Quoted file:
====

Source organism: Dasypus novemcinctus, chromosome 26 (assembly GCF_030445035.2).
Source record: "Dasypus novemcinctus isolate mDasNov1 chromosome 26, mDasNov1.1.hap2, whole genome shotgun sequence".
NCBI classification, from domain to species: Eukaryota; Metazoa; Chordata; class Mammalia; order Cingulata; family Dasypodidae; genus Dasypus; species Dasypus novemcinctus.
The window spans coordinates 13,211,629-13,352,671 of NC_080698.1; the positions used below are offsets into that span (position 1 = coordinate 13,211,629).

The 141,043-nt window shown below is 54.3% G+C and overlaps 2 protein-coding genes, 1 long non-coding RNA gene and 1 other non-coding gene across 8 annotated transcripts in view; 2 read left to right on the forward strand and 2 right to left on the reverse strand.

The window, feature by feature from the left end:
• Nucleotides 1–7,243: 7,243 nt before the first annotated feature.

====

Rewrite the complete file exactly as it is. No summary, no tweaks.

Source organism: Dasypus novemcinctus, chromosome 26 (assembly GCF_030445035.2).
Source record: "Dasypus novemcinctus isolate mDasNov1 chromosome 26, mDasNov1.1.hap2, whole genome shotgun sequence".
NCBI classification, from domain to species: Eukaryota; Metazoa; Chordata; class Mammalia; order Cingulata; family Dasypodidae; genus Dasypus; species Dasypus novemcinctus.
The window spans coordinates 13,211,629-13,352,671 of NC_080698.1; the positions used below are offsets into that span (position 1 = coordinate 13,211,629).

The 141,043-nt window shown below is 54.3% G+C and overlaps 2 protein-coding genes, 1 long non-coding RNA gene and 1 other non-coding gene across 8 annotated transcripts in view; 2 read left to right on the forward strand and 2 right to left on the reverse strand.

The window, feature by feature from the left end:
• Nucleotides 1–7,243: 7,243 nt before the first annotated feature.